It might surprise even you that some of the older Canon AF lenses with a
    reputation for soft images on DSLRs, can actually be calibrated in
    harmony with the camera to fix the issue.

    My method of identifying which is causing the problem may not be perfect
    but it has stood the test of time and works a lot better than the
    "newspaper-on-the-wall" trick often bandied around the groups.

    Is yours and Scott's reaction why no one now bothers to post any
    information in this group anymore? If you ask me, your and his reaction
    of starting a rumble instead of looking to see it it had any substance
    or even relevance to your personally, is worse that the troll activity
    everyone attributes to the fall in posts here. Keep it up and pretty
    soon you'll be able to call this the Matt, Al and Scott group.
     
    D-Mac, Mar 24, 2006
    #16
  17. D-Mac

    Skip M Guest

    <snipped>

    That's what I understood, too. And why some manual focus aficionados used
    to refer to Canon's AF as standing for "Approximate Focus."
     
    Skip M, Mar 25, 2006
    #17
  18. OK, so basically what I was told was right then. I'll agree with Doug
    then that the lens can be at fault. To me that sounds like an
    extraordinarily stupid way of doing AF. Yes it is quick, and it does
    seem to be mostly ok, but the system is just begging for errors to crop
    up. Perhaps this is just part of Canon's built in obsolescence and a way
    of making sure people keep buying new stuff. Pretty much every other AF
    system uses constant feedback, which does result in slower focus, but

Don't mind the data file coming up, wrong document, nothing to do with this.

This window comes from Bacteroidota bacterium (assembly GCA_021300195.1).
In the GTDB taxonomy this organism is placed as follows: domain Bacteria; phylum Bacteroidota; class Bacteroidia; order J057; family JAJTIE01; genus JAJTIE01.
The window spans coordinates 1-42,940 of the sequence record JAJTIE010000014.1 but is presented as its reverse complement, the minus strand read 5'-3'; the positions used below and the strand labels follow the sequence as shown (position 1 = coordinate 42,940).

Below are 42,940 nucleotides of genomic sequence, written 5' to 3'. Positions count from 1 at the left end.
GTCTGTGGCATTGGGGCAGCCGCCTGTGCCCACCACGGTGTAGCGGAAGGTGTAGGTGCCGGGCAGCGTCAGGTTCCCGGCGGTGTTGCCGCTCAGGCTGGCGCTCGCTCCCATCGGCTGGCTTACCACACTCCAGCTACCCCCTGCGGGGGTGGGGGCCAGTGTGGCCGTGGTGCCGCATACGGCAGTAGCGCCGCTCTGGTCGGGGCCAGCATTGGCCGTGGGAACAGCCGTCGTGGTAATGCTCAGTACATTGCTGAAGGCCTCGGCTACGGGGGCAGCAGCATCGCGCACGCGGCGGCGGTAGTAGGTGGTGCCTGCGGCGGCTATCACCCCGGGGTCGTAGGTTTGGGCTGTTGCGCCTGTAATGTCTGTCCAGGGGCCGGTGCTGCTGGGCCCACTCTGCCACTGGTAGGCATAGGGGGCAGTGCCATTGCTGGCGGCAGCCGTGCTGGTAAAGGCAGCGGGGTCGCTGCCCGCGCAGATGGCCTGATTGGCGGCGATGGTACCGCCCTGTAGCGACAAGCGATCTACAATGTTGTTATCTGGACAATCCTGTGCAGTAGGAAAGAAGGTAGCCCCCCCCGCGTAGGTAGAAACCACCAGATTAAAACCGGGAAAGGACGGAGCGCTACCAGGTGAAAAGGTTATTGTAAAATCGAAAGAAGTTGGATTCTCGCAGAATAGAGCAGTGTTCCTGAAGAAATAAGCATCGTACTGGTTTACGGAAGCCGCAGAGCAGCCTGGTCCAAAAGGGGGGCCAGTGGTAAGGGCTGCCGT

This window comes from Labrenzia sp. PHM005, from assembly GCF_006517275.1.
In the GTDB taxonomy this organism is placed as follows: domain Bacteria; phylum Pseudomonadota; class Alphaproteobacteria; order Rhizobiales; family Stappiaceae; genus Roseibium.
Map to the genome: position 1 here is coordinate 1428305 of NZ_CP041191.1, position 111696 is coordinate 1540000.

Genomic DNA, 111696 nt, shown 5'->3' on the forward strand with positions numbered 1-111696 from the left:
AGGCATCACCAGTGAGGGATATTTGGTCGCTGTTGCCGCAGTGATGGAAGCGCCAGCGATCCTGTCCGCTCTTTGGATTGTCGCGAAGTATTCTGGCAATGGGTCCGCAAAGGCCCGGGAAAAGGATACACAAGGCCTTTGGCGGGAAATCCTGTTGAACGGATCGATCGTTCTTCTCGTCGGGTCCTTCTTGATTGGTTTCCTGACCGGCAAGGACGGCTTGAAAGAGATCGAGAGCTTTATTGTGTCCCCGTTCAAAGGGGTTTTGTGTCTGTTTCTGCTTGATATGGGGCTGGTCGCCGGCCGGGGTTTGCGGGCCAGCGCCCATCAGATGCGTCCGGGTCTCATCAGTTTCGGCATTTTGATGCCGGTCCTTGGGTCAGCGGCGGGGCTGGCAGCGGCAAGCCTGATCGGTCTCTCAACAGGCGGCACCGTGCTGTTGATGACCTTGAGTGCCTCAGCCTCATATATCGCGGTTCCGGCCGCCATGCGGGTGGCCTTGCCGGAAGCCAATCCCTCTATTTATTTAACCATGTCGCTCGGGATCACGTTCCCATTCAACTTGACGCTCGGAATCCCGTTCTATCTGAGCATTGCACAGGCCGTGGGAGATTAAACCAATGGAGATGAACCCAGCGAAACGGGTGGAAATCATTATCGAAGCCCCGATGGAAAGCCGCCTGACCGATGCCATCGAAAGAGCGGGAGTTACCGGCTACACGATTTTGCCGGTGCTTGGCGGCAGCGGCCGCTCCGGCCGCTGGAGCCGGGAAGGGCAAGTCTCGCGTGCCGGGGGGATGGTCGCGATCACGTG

far more accurate, even if the lens has started to develop wear.
     
    Graham Fountain, Mar 25, 2006
    #18
  19. D-Mac

    D-Mac Guest

    This and a few other highly susceptible "features" in Canon cameras is
    why I have gone off in so many directions trying to find an alternative.
    The Nikon D2X is the nearest I've yet found to a well made and reliable
    camera which takes the type of photos I want.

    The Fuji S3 is also capable of really good capture but it has more
    "questionable" design features than Canon have. I might have put up with
    the rest of Canon's less than great features and embraced the 1 series
    if it had not been for the unreliability of Canon's auto focus and my
    ever decreasing eyesight which cannot focus manually with their setup.

    One of the most annoying things this AF system does is when you have
    (for example) shot a few pics inside a church and as the couple emerge
    into daylight and you need to use fill flash, the first shot or two
    doesn't focus at all.

    It is a fact of life for some of us that we rely on the camera we use to
    focus because for one reason or another, we cannot see sharpness in the
    viewfinder as we can with MF cameras. Sometimes we need to have both
    eyes open so as not to miss the action. When this happens, the potential
    for "dud shots" from an autofocus system prone to errors rises
    dramatically. Way too far for professional use.
     
    D-Mac, Mar 25, 2006
    #19